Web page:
The hypothalamus is a key part of the brain that helps regulate hunger; as part of this, the hormone leptin, produced by adipose (fat) tissue, falls in response to fasting. This fall in leptin leads to the brain triggering actions to restore energy balance. The melanocortin-4 receptor (MC4R) pathway is a key part of this process and a critical regulator of hunger and energy balance which helps maintain stable body weight.1
Rare MC4R pathway diseases, which lead to hyperphagia (pathological, insatiable hunger) and early-onset obesity, are distinct from general obesity.1
One of the cardinal symptoms of rare MC4R pathway diseases is hyperphagia. Hyperphagia is characterised by an overwhelming, heightened, and relentless hunger, a longer time to reach satiety, a shorter duration of satiety, and, potentially, extreme food-seeking behaviours such as waking up at night to find food. Hyperphagia leads to excess energy intake, which contributes to obesity.5,6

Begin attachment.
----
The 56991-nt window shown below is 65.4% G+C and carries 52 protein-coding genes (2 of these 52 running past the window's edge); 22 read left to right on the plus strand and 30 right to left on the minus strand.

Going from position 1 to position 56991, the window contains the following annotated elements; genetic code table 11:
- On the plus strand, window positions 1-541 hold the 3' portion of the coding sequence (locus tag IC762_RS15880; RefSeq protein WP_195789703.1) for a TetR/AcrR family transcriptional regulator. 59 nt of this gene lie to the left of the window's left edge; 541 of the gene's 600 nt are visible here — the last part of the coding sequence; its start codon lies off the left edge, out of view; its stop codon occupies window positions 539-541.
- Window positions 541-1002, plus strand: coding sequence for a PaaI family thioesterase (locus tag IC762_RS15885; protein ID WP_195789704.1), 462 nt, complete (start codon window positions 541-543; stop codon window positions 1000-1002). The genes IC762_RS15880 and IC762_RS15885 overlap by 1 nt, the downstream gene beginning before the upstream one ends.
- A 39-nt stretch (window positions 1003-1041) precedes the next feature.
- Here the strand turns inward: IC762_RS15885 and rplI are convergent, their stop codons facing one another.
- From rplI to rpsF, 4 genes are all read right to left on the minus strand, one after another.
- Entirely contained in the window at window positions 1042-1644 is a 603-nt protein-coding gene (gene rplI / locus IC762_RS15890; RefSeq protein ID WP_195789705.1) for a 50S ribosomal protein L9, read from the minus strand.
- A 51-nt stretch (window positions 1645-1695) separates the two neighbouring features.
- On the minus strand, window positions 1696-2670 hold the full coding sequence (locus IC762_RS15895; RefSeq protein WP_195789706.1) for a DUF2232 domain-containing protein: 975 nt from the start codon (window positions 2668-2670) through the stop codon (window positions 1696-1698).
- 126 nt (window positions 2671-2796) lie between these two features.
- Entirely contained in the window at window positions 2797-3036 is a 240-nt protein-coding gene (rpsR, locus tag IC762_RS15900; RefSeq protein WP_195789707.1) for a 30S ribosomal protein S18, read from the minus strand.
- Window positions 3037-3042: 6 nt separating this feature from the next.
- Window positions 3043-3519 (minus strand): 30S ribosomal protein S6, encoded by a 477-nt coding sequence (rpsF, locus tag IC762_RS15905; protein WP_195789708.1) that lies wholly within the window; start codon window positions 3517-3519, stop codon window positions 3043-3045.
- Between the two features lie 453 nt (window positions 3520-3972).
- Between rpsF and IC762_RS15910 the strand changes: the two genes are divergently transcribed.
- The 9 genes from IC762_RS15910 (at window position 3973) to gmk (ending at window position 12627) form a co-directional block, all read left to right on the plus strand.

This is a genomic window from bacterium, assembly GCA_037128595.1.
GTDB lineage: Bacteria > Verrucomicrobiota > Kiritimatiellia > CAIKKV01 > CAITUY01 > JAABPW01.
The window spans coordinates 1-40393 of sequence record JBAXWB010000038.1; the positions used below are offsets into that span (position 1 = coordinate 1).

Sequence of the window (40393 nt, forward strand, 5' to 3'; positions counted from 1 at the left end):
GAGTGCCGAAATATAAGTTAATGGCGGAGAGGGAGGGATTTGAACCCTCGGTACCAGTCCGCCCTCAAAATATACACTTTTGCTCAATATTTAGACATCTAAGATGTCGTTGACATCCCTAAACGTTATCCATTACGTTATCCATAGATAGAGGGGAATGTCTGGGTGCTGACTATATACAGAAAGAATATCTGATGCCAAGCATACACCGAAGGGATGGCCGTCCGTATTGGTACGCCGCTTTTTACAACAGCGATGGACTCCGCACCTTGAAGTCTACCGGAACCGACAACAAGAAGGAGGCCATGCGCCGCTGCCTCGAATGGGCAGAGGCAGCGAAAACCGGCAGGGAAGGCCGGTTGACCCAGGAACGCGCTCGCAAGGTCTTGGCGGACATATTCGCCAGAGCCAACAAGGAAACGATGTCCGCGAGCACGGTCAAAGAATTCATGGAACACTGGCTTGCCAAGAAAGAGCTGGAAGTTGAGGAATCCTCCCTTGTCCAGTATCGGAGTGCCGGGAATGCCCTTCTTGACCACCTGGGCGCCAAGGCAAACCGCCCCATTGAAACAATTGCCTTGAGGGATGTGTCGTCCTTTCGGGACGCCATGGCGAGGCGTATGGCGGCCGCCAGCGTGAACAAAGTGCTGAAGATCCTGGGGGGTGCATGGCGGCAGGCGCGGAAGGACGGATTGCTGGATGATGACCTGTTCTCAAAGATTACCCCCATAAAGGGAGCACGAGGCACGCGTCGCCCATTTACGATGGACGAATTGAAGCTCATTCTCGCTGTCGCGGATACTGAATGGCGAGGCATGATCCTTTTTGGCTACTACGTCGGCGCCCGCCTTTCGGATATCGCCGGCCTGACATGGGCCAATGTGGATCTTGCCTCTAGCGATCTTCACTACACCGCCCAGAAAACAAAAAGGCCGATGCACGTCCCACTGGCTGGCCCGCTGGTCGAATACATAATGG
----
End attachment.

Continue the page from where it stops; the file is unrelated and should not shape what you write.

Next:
Obesity results from factors that disrupt the balance of energy intake (food consumption) and energy expenditure (metabolic rate, thermogenesis, and physical activity). While many environmental factors can influence this balance, our genes also significantly define our body weight. Research has shown that some naturally arising genetic variants are associated with obesity.1,6,7
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- Yazdi F, et al. Peer J. 2015;3:e856.
- Eneli I, et al. Appl Clin Genet. 2019; 12: 87–93.